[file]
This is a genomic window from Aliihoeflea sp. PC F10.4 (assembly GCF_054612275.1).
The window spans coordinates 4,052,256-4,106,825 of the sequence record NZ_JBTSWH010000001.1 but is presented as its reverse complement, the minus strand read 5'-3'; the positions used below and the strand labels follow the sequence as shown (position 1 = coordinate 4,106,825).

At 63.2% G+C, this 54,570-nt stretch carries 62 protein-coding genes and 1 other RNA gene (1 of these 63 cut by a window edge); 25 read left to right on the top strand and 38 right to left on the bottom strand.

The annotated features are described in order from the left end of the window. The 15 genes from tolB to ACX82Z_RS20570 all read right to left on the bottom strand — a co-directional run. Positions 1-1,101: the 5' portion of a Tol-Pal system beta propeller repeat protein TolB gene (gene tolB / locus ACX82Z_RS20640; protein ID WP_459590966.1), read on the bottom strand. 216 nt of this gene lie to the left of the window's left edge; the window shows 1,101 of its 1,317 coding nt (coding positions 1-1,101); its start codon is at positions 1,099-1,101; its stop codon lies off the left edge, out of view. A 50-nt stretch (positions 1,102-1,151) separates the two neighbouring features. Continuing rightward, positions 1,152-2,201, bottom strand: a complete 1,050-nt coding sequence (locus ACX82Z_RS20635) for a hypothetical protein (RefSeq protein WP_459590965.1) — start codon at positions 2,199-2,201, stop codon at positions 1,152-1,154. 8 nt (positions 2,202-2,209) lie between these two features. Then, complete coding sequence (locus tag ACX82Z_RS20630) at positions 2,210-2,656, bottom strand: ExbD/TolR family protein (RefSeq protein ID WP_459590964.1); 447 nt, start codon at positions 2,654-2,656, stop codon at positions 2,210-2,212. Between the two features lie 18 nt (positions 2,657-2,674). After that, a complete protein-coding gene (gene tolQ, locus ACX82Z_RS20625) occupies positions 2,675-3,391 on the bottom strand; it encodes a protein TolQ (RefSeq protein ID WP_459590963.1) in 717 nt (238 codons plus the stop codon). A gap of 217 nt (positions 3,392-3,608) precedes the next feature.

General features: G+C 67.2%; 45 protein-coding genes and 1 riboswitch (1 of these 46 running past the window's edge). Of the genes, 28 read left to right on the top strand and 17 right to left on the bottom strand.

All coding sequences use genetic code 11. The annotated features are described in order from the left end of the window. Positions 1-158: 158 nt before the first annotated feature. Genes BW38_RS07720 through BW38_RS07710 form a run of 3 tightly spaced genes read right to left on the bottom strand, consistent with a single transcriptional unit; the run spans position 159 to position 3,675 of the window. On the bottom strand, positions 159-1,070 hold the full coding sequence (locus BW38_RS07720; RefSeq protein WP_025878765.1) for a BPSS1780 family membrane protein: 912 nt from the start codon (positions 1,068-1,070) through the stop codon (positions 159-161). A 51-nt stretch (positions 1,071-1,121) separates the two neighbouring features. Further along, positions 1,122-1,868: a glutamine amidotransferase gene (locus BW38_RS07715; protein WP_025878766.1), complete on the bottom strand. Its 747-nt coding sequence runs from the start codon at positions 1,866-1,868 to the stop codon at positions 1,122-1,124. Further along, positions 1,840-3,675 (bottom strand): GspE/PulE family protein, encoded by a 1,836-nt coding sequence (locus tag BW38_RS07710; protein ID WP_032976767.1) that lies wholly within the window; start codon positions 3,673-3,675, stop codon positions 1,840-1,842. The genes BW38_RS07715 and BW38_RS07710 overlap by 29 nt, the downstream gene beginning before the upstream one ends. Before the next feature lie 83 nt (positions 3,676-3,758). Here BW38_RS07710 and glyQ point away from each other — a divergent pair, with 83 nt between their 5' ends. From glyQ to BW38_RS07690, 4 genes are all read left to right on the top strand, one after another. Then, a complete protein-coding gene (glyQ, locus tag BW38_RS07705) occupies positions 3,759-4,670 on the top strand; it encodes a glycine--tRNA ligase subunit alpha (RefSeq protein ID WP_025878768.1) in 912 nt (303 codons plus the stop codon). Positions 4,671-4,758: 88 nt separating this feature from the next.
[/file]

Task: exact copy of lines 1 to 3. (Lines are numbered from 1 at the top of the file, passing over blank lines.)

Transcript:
This is a genomic window from Aliihoeflea sp. PC F10.4 (assembly GCF_054612275.1).
The window spans coordinates 4,052,256-4,106,825 of the sequence record NZ_JBTSWH010000001.1 but is presented as its reverse complement, the minus strand read 5'-3'; the positions used below and the strand labels follow the sequence as shown (position 1 = coordinate 4,106,825).

At 63.2% G+C, this 54,570-nt stretch carries 62 protein-coding genes and 1 other RNA gene (1 of these 63 cut by a window edge); 25 read left to right on the top strand and 38 right to left on the bottom strand.